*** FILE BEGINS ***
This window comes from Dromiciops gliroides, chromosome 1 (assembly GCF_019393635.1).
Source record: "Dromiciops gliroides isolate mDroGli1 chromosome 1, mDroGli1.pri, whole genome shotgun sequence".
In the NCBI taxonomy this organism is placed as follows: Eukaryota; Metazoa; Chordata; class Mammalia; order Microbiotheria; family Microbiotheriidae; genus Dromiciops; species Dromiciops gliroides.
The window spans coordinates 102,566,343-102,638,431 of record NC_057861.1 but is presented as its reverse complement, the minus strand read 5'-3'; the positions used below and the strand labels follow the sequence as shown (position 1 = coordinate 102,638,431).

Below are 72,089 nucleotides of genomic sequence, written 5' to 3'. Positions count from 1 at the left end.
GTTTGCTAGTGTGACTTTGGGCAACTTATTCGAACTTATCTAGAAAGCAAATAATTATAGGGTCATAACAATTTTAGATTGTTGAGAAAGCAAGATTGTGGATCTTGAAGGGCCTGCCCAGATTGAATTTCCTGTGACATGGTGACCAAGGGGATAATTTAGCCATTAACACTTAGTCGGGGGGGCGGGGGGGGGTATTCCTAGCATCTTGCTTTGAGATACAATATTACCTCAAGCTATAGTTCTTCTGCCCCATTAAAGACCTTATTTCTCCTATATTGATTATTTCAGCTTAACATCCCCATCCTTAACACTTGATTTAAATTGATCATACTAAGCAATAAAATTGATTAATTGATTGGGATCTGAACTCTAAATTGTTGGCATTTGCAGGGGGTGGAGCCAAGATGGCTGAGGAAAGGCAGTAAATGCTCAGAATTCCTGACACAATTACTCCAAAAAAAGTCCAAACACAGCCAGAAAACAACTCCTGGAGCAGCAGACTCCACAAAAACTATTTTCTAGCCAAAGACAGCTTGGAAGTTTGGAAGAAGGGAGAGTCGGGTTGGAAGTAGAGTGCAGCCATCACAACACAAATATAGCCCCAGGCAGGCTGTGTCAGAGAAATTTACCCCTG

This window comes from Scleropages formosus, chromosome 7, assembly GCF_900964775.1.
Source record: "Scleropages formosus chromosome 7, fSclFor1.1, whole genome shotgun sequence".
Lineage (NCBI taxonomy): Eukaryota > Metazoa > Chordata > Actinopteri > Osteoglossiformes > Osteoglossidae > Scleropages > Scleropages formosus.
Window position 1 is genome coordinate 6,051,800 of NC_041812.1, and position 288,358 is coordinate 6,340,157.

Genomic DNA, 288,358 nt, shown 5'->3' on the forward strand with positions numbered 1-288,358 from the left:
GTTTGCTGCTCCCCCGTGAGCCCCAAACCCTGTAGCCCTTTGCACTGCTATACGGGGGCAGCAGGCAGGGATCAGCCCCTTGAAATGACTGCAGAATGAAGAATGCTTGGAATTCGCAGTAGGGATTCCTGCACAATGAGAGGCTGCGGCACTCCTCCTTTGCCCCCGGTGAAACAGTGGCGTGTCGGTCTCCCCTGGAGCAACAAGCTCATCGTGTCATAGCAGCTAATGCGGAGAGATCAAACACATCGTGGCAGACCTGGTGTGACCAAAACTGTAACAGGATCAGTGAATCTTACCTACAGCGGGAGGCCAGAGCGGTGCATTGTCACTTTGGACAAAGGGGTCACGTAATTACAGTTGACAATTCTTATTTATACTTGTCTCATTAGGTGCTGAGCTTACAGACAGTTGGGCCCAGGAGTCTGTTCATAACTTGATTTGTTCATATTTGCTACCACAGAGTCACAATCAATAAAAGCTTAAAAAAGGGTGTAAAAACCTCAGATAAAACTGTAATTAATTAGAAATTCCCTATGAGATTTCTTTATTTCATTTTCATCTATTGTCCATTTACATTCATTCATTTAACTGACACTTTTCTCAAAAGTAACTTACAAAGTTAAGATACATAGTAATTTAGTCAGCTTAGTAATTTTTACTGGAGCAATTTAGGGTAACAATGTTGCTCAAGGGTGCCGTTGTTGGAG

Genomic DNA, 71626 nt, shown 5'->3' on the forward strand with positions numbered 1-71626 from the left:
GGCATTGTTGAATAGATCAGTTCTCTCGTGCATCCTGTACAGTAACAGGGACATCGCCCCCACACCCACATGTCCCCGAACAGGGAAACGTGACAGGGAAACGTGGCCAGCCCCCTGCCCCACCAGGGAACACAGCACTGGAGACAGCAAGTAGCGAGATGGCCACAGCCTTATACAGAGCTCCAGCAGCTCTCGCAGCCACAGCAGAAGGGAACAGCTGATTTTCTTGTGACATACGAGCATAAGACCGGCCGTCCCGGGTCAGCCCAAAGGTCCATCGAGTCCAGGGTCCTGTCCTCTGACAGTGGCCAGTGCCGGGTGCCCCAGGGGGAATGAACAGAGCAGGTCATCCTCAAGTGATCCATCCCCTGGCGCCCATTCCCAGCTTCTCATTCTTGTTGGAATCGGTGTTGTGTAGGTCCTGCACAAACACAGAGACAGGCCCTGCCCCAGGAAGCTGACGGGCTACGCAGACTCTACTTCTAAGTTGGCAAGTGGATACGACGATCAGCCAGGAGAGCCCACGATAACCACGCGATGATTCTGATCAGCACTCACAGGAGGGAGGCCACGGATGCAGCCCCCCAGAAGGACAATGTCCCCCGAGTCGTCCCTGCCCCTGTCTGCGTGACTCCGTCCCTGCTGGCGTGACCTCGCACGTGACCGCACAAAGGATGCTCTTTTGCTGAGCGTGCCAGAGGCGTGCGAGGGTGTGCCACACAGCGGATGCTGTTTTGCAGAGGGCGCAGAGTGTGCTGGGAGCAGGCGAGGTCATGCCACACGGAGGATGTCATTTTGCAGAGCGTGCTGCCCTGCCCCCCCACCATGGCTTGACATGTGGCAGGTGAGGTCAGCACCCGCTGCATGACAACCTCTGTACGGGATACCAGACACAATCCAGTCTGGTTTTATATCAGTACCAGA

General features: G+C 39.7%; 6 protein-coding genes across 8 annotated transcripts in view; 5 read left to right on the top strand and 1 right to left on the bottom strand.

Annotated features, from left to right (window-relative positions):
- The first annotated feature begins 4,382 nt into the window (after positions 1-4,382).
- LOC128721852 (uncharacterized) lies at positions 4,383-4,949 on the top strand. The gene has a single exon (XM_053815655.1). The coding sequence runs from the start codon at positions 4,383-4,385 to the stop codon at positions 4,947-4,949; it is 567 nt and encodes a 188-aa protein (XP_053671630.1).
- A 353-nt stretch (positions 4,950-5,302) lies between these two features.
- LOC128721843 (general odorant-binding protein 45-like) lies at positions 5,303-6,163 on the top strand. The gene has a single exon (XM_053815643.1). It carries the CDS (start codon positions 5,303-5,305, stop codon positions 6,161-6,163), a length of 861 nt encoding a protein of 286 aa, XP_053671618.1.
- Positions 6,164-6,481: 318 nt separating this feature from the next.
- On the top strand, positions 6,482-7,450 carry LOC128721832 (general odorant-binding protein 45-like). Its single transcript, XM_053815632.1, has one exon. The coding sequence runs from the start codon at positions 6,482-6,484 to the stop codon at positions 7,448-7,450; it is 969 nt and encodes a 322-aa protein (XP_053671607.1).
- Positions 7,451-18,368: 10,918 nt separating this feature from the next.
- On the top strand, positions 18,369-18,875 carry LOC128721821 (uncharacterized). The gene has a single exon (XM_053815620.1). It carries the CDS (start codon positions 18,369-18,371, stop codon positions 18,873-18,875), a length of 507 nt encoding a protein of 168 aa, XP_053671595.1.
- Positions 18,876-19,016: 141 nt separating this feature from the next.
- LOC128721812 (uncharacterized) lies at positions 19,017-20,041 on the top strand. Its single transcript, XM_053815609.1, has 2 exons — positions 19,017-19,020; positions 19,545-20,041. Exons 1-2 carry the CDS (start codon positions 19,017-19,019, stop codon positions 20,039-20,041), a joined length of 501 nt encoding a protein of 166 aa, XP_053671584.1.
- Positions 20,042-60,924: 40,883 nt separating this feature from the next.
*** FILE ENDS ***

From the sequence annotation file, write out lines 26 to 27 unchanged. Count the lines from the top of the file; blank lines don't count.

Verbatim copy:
- LOC128721812 (uncharacterized) lies at positions 19,017-20,041 on the top strand. Its single transcript, XM_053815609.1, has 2 exons — positions 19,017-19,020; positions 19,545-20,041. Exons 1-2 carry the CDS (start codon positions 19,017-19,019, stop codon positions 20,039-20,041), a joined length of 501 nt encoding a protein of 166 aa, XP_053671584.1.
- Positions 20,042-60,924: 40,883 nt separating this feature from the next.